Even in a world full of Karens, nobody really likes complaining. When eating in a restaurant, buying clothes, or staying in a hotel, there is always the hope/expectation that you will get a quality product or a good service. However, it doesn’t always go to plan and you’re left with a long wait, a damaged product, or incompetence service. Most (in the UK at least) will take it on the chin and never use them again but a brave few stand up for themselves and complain. In celebration of these heroes of the down-trodden, I wanted to look at the subtle art of complaining, how to avoid it and how to do it properly.


Avoid It In The First Place

The simplest way to get what you want when you want it is to simply do your research. If you are using a new product or service, you should always do your due diligence. Sadly, this is getting harder and harder as many products on Amazon have suspicious five-star reviews and you have to dig deep into the one and two-stars to paint a true picture. With many of these review sites now being gamed through paid collaborations and free products in return for positive reviews, you may need to look at the smaller review sites to get an honest review. Complaints.uk is a useful site, as it focuses as much on the negative reviews as it does on the positive ones and makes it easy for customers to complain about any company without jumping through hoops or having your opinion stuffed to the bottom of the pile. Forewarned is forearmed they say and researching a product or service first can save you a world of pain later.

Always Keep The Receipt

In any complaint or confrontation, the first point of power lies with the receipt. We know this but many times we ignore it and throw it away with all the packaging. A fantastic new habit I recommend is to take a picture of the receipt on your phone and keep them in an ‘album’ called receipts. Many businesses do this to claim petrol or sundries for work, but you can use the same technique to log your receipts and potentially earn money back on them. Simply, sign up to a cashback website such as Quidco or Topcashback to earn money on the items you already buy. The amount varies according to the retailer and not all your receipts will be eligible, but if you can get £5 back for every £100 you spend at Tesco, why not. Having a receipt is the first power card you can play in the game of complaining and will usually resolve the issue quickly and easily.


Craft Your Story First, Then Share It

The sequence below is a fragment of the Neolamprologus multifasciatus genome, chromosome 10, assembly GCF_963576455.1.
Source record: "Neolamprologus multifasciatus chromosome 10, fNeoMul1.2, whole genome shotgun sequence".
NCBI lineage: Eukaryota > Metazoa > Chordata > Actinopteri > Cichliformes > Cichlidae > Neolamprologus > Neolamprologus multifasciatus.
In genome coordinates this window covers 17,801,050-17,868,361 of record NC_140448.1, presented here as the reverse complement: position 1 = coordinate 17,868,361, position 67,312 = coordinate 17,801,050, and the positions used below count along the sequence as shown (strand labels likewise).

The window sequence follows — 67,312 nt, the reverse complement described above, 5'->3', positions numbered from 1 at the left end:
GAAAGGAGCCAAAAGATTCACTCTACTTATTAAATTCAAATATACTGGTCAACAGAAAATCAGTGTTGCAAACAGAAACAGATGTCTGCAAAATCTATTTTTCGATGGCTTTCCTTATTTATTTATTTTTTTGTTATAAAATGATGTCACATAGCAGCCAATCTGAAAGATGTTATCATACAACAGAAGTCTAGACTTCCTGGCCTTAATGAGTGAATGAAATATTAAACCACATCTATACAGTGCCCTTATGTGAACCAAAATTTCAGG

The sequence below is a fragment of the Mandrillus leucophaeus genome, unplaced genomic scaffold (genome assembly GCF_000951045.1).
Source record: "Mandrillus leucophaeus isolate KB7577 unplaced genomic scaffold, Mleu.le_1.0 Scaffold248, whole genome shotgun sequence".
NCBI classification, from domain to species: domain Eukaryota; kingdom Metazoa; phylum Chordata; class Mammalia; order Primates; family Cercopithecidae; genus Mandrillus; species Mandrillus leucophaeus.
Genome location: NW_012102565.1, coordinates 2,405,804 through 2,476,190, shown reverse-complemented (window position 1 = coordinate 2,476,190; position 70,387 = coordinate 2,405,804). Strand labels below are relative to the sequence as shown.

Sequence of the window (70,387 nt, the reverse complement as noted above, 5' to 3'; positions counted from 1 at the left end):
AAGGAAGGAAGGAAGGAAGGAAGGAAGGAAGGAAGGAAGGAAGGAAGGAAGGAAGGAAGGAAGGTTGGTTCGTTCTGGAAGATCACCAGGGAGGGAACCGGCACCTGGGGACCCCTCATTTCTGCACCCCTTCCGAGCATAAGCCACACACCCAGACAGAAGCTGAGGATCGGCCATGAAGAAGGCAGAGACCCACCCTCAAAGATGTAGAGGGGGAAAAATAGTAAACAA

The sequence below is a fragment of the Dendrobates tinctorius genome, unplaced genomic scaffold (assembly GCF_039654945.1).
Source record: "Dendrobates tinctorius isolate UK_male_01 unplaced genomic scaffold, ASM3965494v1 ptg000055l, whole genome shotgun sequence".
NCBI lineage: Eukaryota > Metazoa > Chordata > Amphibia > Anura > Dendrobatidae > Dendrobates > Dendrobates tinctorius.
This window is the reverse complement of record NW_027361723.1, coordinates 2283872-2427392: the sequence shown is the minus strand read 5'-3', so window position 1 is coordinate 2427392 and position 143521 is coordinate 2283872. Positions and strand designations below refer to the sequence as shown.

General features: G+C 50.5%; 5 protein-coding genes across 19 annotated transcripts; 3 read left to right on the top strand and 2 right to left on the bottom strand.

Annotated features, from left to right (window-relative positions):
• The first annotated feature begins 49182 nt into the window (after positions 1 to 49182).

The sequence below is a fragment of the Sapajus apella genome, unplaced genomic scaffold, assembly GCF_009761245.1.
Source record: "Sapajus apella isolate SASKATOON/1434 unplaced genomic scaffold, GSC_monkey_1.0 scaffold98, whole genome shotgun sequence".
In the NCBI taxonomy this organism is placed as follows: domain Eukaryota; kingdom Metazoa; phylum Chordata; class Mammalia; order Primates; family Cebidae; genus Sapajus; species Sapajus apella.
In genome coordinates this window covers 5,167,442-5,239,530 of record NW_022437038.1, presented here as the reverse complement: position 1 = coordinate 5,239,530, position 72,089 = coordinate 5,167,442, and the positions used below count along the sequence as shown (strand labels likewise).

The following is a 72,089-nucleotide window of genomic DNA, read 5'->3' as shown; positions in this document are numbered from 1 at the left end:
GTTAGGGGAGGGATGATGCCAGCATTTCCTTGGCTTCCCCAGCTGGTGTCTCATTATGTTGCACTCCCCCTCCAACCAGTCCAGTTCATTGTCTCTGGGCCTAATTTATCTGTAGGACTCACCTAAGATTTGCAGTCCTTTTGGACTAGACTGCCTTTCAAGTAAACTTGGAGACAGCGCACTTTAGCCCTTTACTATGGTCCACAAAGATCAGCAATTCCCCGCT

It can be extremely frustrating filling out a contact form on a website with an essay that contains all the details, names, times, and dates only for it to be submitted and lost. Whether an agent comes back to you and asks you all the details again or if you need to send the story to another department or manager, rewriting the same story over and over again is enough to make you give up… and they know this. Getting your story pre-prepared is extremely useful as it can then be copied and pasted, emailed, reduced down for social media, shared as a blog, added to a review site, or even used in court.

List Possible Reimbursements

Did you have to take a day off to wait for the item? Have you spent hours on the phone? Has it added pressure on your children during their exams? Having a list of all the issues that this transaction has caused, will put you in a better position for negotiation later on. It’s all very well that the money is returned or the item is finally fixed but know you have invested additional resources into the transaction that need to be compensated.


Use Every Channel You Can

As mentioned above, you don’t have to limit your complaint to their support section. Many companies use social media as an additional customer service channel as people direct message them and tag them in their tales of woe. Bad PR is a sure-fire way to get your complaint heard. Once you have hit the support website and tried to connect via social media, why not go one higher and use LinkedIn to contact the Head of Customer Services directly. With these channels now tried, you can then look at the ombudsman or Which to hear your complaint. Finally, once all forms of communication are shut down, you hit the review sites. These are done last as they demonstrate that you have tried all forms of direct communication before leaving written complaints about all to see. This way, you avoid the review responses ‘If only you have reached out to us’ or having your complaint logged by the reputation management team as a ‘false claim’ and potentially removed.

At this point, it is worth keeping track of your complaint locations in a spreadsheet as some companies will agree on a payout to remove all negative comments should you reach a happy conclusion.

Overall, Try and Stay Calm

Ultimately, it’s not the customer service representative’s fault this has happened. Something has gone wrong in the process and you have had to pay the price. It is important to choose your battles well and stay calm when gathering information, moving up the chain of command, and then unleashing them at the time it is most advantageous. If you are talking with the one person who has the power to give you everything you demand, by all means, use the full tearful story, use the list of wasted time and then negotiate your final outcome. Getting the money back, and getting the item for free is the very least you expect, however you would like to be compensated for all the stress and time used to pursue this matter.

Good luck with all your future complaints and if you have any top tips, add them to the comments or reach out to me on social media.

About The Author

Gadget lover, gamer, tech obsessed daddy blogger - Loving husband, father of two girls and dog owner